Challenge criteria: An autobiography
In Amy Poehler’s highly anticipated first book, Yes Please, she offers up a big juicy stew of personal stories, funny bits on sex and love and friendship and parenthood and real life advice (some useful, some not so much), like when to be funny and when to be serious.
Powered by Amy’s charming and hilarious, biting yet wise voice, Yes Please is a book full of words to live by.
What I liked:
This book is full of great mottos to live your life by (or at least attempt to live by), including her now infamous “good for her, not for me” quip. You could pick any of the phrases in your book and make that your raison d’etre, and you’d be doing quite well for yourself.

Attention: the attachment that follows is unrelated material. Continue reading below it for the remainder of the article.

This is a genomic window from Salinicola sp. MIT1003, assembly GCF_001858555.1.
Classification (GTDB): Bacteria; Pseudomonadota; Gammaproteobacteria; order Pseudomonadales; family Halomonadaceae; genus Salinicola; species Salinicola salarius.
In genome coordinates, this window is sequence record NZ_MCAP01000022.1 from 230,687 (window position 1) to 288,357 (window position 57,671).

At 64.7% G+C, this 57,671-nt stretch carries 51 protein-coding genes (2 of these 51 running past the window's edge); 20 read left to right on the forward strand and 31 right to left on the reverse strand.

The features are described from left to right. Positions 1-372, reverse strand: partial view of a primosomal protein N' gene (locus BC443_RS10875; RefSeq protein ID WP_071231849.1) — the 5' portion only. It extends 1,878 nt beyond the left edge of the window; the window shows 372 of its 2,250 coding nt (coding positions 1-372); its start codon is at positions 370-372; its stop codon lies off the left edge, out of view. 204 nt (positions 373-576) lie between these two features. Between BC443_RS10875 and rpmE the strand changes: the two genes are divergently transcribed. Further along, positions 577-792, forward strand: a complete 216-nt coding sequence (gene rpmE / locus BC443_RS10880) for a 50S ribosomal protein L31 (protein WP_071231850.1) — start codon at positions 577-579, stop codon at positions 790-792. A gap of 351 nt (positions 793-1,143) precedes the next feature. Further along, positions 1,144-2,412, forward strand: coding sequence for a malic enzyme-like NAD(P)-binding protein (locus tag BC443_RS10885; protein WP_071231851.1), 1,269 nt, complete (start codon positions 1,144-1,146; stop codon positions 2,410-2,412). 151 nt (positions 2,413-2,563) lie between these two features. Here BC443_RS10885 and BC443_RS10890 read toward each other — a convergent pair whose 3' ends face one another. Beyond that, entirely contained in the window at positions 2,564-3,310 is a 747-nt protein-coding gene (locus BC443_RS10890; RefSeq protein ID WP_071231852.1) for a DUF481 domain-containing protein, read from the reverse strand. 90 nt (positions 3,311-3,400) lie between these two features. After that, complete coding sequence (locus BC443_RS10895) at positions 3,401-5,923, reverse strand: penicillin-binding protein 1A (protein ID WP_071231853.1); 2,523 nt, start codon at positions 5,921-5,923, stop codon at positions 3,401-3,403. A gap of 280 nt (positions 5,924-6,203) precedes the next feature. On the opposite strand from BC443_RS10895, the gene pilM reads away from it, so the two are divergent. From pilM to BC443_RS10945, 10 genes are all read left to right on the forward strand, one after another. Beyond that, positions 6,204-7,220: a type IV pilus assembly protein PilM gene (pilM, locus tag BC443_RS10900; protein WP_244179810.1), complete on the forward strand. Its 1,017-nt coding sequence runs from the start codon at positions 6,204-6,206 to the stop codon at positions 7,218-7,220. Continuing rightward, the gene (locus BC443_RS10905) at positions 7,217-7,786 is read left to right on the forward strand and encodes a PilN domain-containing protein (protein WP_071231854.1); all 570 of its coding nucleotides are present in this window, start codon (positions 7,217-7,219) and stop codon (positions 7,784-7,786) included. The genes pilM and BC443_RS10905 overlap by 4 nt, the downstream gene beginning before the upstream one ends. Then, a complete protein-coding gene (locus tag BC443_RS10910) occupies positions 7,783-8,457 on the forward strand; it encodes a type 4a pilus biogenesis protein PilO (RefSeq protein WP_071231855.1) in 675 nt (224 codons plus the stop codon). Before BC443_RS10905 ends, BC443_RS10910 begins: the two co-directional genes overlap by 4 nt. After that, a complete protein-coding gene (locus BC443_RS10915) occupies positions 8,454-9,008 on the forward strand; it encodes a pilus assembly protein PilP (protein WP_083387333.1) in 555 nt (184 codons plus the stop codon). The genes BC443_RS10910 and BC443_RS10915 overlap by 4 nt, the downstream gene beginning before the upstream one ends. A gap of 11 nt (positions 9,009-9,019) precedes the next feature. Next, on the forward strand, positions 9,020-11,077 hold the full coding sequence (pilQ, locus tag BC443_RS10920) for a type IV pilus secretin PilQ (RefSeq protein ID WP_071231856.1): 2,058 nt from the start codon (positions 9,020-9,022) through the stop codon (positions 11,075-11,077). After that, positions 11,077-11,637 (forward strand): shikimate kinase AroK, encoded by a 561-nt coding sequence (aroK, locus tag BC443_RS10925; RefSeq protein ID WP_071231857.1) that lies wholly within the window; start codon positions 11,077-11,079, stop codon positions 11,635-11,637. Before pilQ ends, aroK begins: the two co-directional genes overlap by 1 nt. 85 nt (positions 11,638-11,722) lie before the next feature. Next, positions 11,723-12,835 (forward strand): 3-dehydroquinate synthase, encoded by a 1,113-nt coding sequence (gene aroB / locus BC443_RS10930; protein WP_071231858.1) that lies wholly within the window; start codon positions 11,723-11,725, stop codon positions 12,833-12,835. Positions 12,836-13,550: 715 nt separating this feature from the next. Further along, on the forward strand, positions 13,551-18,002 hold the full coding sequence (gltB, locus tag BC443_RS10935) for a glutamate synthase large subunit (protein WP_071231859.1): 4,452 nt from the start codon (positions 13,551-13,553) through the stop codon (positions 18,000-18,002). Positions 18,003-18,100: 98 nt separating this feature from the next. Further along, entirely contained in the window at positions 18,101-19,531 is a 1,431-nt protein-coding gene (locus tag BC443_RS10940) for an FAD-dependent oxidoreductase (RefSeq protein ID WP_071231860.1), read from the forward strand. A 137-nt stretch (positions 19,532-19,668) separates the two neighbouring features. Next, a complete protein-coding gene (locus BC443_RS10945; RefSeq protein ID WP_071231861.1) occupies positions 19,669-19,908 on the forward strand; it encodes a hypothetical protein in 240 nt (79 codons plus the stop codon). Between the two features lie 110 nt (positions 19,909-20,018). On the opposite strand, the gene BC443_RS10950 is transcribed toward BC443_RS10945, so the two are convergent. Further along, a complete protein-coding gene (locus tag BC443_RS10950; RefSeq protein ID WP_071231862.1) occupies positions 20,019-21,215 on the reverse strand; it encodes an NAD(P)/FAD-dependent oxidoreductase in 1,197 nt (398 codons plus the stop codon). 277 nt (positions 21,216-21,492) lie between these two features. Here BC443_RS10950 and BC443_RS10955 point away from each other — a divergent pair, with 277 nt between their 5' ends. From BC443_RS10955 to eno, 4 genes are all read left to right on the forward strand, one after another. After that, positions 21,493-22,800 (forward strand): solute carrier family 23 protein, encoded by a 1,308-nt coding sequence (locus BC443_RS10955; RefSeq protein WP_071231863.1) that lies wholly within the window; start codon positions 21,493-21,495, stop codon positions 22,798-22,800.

As expected from Amy, this book is also pretty funny. There are some poignant parts, such as the tale of the birth of her first son and what happened to her OB/GYN, but overall it raises more than a few giggles.
The input from Amy’s family and friends is a very cute touch, and it gives a real insight to what life is like living with and knowing, as well as being, Amy Poehler.
The story of the 2011 Emmys is possibly the best story of women supporting women I have ever heard. I read it, and went straight to You Tube to watch it.
What I didn’t like:
Because my Kindle version didn’t come with photo captions, I felt the pictures were a bit of a “who’s that” of Amy’s life. A little clarification would have really added to it all.
Out of five?:
Four. It’s a hilarious read, and any fans of Amy’s work in Parks and Rec or SNL will really love this. But some of the photos leave you guessing who’s in them.